Following an emotionally charged debate that revealed splits on the politically left board over support for law enforcement, San Francisco’s supervisors decided on Tuesday to grant municipal police the ability to use potentially lethal, remote-controlled robots in emergency scenarios.

8 out of 3 people voted in favor of giving police the option, overriding the vocal opposition of civil liberties and other police oversight organizations. The powers, according to opponents, would further militarize a police force that is already overly hostile toward poor and minority populations.

Although she acknowledged concerns about the use of force, Supervisor Connie Chan, a member of the committee that sent the proposal to the entire board, stated that “according to state law, we are compelled to allow the use of these equipments.” So here we are, having a conversation that is undoubtedly difficult.

According to the San Francisco Police Department, there are no robots that are already armed and there are no plans to arm robots with weapons. However, if lives are at risk, the agency may send out robots armed with explosive charges “to confront, incapacitate, or disorient belligerent, armed, or dangerous suspect,” according to SFPD spokesman Allison Maxie.

Robots outfitted in this way, according to her, would only be employed in dire situations to save or stop the loss of further innocent lives.

Supervisors changed the proposal on Tuesday to state that police could only use robots if they had exhausted all other forms of force or de-escalation techniques or had come to the conclusion that they would not be able to subdue the subject using those methods. Robot use as a form of lethal force could only be approved by a small group of senior authorities.

According to the department, San Francisco police presently has twelve operational ground robots that are used to examine bombs or act as eyes in dimly light environments. According to police sources, they were purchased between 2010 and 2017 and have never been utilized to deliver an explosive device.

But after a new California law took effect this year requiring police and sheriffs agencies to inventory military-grade weaponry and request clearance for its usage, express authorization was needed.

David Chiu, the city attorney for San Francisco, wrote the state bill last year while serving in the assembly. The Act aims to provide the public with a platform and a voice in the purchase and use of military-grade weapons that have a harmful impact on communities.

For years, grenade launchers, camouflage gear, bayonets, armored vehicles, and other excess military gear have been sent by the federal government to assist local law enforcement.

After Barack Obama scaled back the Pentagon program in 2015, in part due to criticism over the use of military equipment during riots in Ferguson, Missouri following the shooting death of Michael Brown, then-President Donald Trump issued an order restarting it in 2017.

According to San Francisco police, some robots were bought with federal grant money but none were acquired from military surplus, as of late on Tuesday.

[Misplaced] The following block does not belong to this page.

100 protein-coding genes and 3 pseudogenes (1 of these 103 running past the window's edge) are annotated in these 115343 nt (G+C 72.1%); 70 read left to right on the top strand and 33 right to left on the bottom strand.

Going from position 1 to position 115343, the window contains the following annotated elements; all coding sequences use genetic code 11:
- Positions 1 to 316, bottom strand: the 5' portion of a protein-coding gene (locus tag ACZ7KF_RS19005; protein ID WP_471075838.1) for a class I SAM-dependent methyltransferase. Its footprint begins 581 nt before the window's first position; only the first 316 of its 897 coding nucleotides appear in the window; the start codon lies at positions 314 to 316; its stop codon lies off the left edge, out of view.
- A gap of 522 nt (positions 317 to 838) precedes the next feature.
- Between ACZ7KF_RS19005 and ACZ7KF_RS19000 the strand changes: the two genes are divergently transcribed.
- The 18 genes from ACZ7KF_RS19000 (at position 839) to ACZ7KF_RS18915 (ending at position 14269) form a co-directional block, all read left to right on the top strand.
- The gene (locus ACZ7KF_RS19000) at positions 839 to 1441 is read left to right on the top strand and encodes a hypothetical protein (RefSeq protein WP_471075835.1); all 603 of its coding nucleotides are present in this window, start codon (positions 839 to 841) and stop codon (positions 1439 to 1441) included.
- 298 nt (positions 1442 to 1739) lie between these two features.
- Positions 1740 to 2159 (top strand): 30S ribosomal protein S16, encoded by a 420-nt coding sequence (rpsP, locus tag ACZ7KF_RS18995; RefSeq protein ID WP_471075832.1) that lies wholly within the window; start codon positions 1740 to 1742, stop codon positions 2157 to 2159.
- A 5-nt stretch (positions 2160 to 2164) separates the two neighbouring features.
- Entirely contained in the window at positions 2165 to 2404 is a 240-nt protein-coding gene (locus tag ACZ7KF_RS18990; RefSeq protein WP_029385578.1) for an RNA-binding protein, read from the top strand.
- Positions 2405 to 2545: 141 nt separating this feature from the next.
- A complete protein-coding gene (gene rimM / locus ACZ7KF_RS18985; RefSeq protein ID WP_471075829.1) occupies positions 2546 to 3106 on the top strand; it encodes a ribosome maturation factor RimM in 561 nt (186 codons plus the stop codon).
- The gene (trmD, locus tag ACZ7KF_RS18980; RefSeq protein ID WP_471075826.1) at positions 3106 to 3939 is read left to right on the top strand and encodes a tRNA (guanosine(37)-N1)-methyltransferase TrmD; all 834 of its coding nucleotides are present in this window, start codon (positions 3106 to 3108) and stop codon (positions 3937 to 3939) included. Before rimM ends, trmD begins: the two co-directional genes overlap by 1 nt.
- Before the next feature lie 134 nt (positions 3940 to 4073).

San Francisco, like many other cities across the country, is working to strike a balance between important civil liberties like the right to privacy and the freedom from overbearing police surveillance. Supervisors approved a trial run in September that would give police limited access to private security camera feeds in real time.

Members on both sides accused one another of reckless fear mongering during the more than two hours-long debate on Tuesday.

Rafael Mandelman, a supervisor who supported the policy permission, expressed his concern over claims that the police force is hazardous and unreliable.

When progressives and progressive programs appear to the public as being anti-police, he continued, “I think there are bigger problems highlighted.” “I believe that is detrimental to progressives. I believe it is detrimental to our Board of Supervisors. I believe it is detrimental to Democrats in general.

Shamann Walton, the board president, argued that his vote against the motion did not make him pro-police but rather “pro people of color.”

He claimed that “we are always being pushed to do things in the name of expanding weaponry and chances for unfavorable interactions between the police department and people of color.” Simply put, this is one of those things.

Giving police “the capacity to kill community members remotely,” according to a letter the San Francisco Public Defender’s office delivered to the board on Monday, is against the progressive principles of the city. The office requested that the board reinstate the clause that forbids police from utilizing robots to commit acts of violence against anyone.

The Oakland Police Department has abandoned a similar plan on the other side of the San Francisco Bay following criticism from the general population.

In 2016, Dallas police sent in an armed robot that murdered a sniper who was holed up and had just killed five officers in an ambush. This was the first time a robot has been used to deliver explosives in the United States.